I wrote the other day about a distinction between two different ways of decision-making: trying to improve lots of small decisions via ‘nudging’ (e.g. changing the presentation of options in cafeterias so more people make healthy choices) vs. trying to improve a few, particularly high stakes decisions by training people in better decision-making techniques (e.g. training members of the National Security Council to make more accurate forecasts.)
A conversation I had the other made me realise that these examples actually highlight two important distinctions - and therefore, potentially, four different ways of thinking about improving decision-making. There’s one distinction between different methods we might use to try and improve decisions, and another distinction between different kinds of decisions we might target for improvement:
Different methods: improving decisions via “nudges” vs. teaching people better decision-making strategies
Different kinds of decisions: improving lots of small decisions a small amount (thousands of people eat more healthily) vs. improving a few important decisions a larger amount (govt spends important resources on more effective health interventions.)
I only focused on two possible combinations of these two variables - improving lots of small decisions via nudges, and improving a few important decisions by teaching better strategies. But the other combinations are also possible - we could try to improve decisions made by the general public via training (by teaching better decision-making strategies in schools, for example), or we could try to improve a few very important decisions via small “nudges” in key environments (by, um, putting a picture of a pair of eyes over the Prime Minister’s desk?) To make this clearer, let’s put it in a 2x2 matrix, because everyone likes those:
|Lots of small decisions||Classic “behavioural insights” work - e.g. changing the wording on a letter so more people change their taxes, changing the display of food options so more people make healthy choices||Adding “critical thinking” or other “rationality training” into school curricula, running workshops that help people make better decisions in their lives|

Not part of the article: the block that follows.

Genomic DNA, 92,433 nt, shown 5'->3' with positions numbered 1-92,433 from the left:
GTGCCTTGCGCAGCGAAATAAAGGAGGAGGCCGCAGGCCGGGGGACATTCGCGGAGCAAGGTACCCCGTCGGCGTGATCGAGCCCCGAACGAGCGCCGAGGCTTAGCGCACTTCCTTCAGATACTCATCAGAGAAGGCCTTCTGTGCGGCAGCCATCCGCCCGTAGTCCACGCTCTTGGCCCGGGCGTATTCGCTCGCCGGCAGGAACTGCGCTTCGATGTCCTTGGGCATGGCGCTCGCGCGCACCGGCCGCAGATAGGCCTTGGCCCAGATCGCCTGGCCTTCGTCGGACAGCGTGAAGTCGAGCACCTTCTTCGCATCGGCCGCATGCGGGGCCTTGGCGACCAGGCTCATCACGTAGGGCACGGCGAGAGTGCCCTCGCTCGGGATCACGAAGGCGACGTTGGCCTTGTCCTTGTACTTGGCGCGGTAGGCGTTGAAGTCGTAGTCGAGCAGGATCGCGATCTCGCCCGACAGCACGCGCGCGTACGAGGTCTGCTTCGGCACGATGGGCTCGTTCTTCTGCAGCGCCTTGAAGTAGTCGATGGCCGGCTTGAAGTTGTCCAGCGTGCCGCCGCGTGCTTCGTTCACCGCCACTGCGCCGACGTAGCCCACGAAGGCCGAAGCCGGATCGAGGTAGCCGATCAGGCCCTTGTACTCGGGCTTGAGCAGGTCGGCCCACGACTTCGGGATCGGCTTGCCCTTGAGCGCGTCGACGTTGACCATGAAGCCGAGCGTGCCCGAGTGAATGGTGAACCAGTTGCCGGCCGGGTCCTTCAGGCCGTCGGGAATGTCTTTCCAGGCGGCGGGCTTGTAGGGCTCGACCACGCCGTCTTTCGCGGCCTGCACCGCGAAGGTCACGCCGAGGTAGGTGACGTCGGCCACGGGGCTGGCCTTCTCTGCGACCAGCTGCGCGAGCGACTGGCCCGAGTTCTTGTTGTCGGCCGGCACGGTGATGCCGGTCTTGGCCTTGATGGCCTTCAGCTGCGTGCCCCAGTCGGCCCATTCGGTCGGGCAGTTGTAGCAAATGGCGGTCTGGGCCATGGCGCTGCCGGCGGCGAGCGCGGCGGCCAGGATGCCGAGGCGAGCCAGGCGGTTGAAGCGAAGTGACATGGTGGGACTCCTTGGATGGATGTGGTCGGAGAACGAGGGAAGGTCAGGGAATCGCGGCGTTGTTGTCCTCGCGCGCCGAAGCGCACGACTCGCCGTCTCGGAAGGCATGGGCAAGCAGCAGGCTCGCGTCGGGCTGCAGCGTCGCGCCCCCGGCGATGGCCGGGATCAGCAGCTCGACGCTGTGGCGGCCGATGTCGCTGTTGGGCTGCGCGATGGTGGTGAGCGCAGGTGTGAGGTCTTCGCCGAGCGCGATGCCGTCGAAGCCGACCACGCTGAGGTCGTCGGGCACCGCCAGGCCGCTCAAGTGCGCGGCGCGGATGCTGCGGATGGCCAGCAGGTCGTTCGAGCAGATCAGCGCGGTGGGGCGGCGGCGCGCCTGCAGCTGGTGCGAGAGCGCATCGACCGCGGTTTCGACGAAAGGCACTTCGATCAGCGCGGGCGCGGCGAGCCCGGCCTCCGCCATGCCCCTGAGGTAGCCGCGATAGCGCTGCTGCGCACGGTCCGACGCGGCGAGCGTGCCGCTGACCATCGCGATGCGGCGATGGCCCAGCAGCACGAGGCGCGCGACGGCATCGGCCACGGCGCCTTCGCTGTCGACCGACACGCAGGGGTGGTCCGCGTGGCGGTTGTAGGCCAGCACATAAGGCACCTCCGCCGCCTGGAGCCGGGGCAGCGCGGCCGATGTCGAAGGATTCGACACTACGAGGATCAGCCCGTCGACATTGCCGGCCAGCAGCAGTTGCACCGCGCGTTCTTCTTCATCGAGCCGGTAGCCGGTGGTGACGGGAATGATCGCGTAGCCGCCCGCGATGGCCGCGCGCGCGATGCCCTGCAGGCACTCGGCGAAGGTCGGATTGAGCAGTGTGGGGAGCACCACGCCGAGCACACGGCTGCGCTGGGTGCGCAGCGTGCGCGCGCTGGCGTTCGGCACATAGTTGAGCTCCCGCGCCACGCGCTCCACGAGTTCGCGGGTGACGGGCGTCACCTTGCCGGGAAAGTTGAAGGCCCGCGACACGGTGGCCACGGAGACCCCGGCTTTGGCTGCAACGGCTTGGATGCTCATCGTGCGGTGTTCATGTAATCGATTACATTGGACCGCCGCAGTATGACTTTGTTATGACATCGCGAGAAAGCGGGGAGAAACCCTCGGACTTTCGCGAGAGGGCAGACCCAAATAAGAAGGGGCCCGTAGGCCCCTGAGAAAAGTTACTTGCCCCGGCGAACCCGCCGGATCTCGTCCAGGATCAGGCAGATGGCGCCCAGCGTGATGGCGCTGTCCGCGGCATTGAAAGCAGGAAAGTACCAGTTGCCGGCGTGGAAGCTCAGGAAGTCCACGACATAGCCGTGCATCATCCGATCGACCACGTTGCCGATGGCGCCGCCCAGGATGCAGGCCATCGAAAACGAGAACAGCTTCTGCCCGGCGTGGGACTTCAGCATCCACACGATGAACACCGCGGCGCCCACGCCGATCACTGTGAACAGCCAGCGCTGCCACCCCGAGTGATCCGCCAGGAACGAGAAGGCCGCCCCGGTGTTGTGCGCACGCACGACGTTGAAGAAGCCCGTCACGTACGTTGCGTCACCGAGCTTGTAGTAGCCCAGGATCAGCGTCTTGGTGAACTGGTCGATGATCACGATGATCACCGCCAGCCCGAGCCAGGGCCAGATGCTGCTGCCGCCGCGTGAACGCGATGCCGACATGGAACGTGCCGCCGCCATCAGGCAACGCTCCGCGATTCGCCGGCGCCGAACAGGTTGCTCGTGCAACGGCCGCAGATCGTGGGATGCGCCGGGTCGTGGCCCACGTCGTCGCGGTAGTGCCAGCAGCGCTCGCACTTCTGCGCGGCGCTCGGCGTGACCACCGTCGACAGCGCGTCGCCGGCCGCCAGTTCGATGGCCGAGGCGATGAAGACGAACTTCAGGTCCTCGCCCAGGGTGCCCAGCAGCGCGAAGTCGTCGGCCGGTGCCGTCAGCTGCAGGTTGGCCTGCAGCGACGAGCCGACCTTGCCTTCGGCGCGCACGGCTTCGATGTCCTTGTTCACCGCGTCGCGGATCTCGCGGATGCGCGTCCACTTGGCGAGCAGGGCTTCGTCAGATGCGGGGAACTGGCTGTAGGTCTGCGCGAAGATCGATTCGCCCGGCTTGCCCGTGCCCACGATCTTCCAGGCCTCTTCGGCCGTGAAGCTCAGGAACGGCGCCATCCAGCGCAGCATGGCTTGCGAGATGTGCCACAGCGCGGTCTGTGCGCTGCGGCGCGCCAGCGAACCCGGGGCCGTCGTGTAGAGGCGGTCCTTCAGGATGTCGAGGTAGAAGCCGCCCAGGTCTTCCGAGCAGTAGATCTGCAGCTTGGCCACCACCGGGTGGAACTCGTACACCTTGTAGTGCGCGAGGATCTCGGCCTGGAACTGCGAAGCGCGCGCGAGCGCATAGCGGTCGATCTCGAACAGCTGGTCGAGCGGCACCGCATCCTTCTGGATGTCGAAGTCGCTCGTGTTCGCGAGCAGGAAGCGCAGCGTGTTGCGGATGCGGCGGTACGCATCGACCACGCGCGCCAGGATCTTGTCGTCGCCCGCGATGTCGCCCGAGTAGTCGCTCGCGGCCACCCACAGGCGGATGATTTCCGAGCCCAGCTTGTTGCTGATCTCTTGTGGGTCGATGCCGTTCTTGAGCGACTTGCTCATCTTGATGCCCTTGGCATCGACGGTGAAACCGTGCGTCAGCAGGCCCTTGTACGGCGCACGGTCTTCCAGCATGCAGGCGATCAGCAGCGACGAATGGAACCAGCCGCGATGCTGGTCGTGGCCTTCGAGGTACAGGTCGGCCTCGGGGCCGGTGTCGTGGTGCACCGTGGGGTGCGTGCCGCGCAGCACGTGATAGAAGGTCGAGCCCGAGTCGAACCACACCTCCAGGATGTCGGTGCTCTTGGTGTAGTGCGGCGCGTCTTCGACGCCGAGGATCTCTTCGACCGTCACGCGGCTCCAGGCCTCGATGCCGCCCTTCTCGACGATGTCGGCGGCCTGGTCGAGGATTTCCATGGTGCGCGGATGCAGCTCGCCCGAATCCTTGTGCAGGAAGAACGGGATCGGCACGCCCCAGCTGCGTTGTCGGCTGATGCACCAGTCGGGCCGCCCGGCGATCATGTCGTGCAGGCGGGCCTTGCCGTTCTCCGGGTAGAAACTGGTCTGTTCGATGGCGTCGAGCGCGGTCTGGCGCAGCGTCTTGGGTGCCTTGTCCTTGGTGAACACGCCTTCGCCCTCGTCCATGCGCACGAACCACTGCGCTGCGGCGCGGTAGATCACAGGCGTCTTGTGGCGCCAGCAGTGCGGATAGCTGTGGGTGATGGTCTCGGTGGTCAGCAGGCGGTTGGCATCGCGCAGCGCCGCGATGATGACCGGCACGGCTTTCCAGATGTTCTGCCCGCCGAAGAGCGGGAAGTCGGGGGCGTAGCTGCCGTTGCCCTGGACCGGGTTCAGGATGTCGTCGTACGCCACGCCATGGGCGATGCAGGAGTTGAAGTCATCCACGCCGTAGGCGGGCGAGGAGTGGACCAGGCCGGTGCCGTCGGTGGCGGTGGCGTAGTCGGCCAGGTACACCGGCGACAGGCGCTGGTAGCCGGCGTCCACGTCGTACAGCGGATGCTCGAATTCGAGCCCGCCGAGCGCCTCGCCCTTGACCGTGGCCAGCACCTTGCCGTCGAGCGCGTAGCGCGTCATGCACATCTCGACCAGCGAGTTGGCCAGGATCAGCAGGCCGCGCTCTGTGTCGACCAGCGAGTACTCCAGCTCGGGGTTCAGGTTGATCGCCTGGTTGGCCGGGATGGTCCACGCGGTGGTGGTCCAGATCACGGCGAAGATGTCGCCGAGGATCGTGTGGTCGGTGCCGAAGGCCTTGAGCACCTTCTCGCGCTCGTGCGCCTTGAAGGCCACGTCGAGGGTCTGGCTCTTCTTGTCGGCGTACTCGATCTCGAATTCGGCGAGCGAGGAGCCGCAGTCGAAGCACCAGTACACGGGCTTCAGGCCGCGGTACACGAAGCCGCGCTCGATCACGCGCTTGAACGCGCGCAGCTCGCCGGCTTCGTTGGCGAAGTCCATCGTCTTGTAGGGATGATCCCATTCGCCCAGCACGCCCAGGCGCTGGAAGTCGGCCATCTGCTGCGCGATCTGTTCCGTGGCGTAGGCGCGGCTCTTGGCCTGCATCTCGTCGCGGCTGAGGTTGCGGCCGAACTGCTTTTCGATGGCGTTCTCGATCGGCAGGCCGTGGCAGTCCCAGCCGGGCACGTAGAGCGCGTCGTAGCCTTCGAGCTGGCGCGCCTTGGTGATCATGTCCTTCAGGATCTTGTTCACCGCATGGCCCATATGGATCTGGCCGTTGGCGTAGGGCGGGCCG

|A few big decisions||Make relevant evidence more easily available and understandable to policymakers, create social rewards for using certain procedures||Training influential decision makers (e.g. in tech companies or government) to recognise and avoid cognitive biases or other bad thinking habits|
The bottom left square - trying to improve a few very important decisions by “nudges” - seems particularly interesting to me, because it’s perhaps the least obvious or least discussed. It’s not totally clear to me what “nudging” influential decision-makers - e.g. policymakers in government - would look like, but it certainly seems plausible that one could find ways to tweak the environments in which important decisions are made (by changing regulations, processes, or salient ideas/information) in ways that would result in a subtle shift of incentives, thereby really improving the quality of decisions made.
I recently wrote about improving institutional decision-making as a high impact cause area for 80,000 Hours, where I focused mostly on trying to get better decision-making techniques implemented - i.e. the bottom right cell of the above matrix. One piece of pushback I got on this was that this is incredibly difficult to do in practice, because policymakers and other influential decision-makers simply don’t have much incentive to use costly/effortful new strategies, and there are plenty of bureaucratic barriers to doing so. I agree that this is a concern, but I also wasn’t sure what on earth “changing incentives” could look like in practice. One thing it might look like, though, is nudging - making subtle changes to the environment in which decisions are made that make ‘better’ decisions easier. A huge advantage of “nudging” approaches over “training” approaches, long recognised by the behavioural science crowd, is that they don’t require much if any effort from the people whose decisions are being improved.
Of course, the fact that “nudging” often doesn’t even require awareness on the part of people whose decisions are being targeted, is also the reason it’s sometimes ethically dubious. However, I don’t think this is as much of a concern as it seems for nudging institutions towards better decisions, for a couple of reasons. First, if we’re going to try and ‘nudge’ important institutions/teams towards better decisions, those institutions/teams will presumably have to be a lot more involved in doing this than the general public are in the kinds of policy nudges currently employed. I think this doing this kind of thing would look a lot more like a few key specialists in an organisation coming up with proposals for how the organisations’ processes and environment could be subtly changed to incentivise better decisions. This would inevitably have to be approved by at least some of those who would be affected, while still not requiring much effort from them beyond that. Second, ‘nudging’ for better decisions here would probably focus on improving the processes by which decisions are made, and building the capacity of groups to make better decisions, rather than on improving the outcomes. For example, the focus might be on making it easier for policymakers to make use of relevant evidence when making decisions, or to use certain systematic processes for assessments.